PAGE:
When I ran my auto repair shop and gave a customer an estimate for a repair, and when that customer told me he could get so-and-so to do it for free, my answer was, “I can’t compete with free.” Yet here we are, authors and publishers competing in the high-tech arena of e-books and forced to do that very thing. Compete with FREE.
How many bookstores have you walked into and found shelf after shelf of free books? None that I know of. How many grocery stores offer free groceries? How many big-box stores offer free clothing and appliances? Nada. However, enter the Internet bookstore and you’ll find an entirely different retail environment. If you Google “free e-books” you’ll get 1,530,000,000 hits. That’s 1.5 billion, ladies and gentlemen. Free e-books on Amazon Kindle, to date: 37,933, and Amazon frowns on free e-book uploads. So here you are with your new Kindle Fire and looking to fatten it up with e-books. You can do it without spending a nickel. Why would anyone pay for an e-book when they can get so many for free? br>
Now here’s the rub. Why are there so many free e-books out there? Because there are thousands and thousands of writers who believe their books aren’t worth anything. And they are right, of course. However, they still want to be able to say they have an e-book published on Amazon or Smashwords or wherever. Bragging rights...free for the taking...without having to put in the time or effort to produce a quality product. br>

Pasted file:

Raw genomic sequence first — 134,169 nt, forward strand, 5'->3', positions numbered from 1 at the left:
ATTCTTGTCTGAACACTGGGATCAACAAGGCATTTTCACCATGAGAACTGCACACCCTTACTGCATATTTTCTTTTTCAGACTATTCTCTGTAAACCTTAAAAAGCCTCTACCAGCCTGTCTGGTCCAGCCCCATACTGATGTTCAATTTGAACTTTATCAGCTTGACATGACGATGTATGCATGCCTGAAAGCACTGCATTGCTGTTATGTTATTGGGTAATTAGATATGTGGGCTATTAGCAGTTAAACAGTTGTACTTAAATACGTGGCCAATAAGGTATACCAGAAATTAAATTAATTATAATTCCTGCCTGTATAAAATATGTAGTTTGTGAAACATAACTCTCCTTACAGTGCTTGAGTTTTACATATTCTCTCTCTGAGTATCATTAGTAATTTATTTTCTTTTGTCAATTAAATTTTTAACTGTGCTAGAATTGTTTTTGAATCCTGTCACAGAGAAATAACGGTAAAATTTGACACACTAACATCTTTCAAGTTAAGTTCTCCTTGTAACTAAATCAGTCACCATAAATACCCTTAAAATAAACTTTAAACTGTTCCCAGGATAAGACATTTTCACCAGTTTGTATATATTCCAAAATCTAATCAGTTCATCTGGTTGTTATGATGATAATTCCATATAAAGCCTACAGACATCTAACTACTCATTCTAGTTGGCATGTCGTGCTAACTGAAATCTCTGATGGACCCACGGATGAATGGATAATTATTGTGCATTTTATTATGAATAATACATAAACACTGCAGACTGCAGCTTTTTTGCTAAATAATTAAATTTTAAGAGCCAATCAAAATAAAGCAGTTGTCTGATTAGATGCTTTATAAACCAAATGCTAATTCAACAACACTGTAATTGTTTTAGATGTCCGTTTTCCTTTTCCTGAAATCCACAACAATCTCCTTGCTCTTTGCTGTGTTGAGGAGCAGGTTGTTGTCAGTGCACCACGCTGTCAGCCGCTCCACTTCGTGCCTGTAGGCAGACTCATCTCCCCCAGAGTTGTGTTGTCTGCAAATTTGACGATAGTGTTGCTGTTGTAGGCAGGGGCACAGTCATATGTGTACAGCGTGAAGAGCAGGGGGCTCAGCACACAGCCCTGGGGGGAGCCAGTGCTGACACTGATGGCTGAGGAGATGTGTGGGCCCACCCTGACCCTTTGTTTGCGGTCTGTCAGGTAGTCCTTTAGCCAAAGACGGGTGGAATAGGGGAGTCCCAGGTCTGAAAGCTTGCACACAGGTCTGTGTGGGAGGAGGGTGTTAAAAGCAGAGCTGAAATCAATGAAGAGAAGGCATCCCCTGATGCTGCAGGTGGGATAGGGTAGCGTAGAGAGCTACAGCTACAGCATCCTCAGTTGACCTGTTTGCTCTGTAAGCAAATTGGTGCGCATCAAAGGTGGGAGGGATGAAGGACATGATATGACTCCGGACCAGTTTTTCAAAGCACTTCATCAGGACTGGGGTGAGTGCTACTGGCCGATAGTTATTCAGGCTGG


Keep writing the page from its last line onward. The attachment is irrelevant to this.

Granted, some free e-books are there to stir up interest in a new writer’s work, or promote a series, or a publisher. These are valid reasons to offer added value to an author or publisher’s Web site or newsletter. Problem is it doesn’t work well. Proof? I inventoried my Smashwords account. Out of 40 e-books offered, two are free and were downloaded 496 times (to date). Total sales: 4 e-books. Talk about a black moment. br>
What does this mean to those of us who have put in the time and effort to create a story or novel with solid structure, character arcs, and an emotional payoff for the reader? It all boils down to our ‘following,’ whether it be friends and family, business and professional contacts, or social clubbers and fellow drinking saloon patrons. People who WANT to read our work will buy our work, but we are the ones who have to do the promoting, the marketing, and the selling. Even a 99 cent epic novel won’t sell itself to a stranger when FREE is everywhere. br>
And that is a sad fact about e-book publishing, my friends.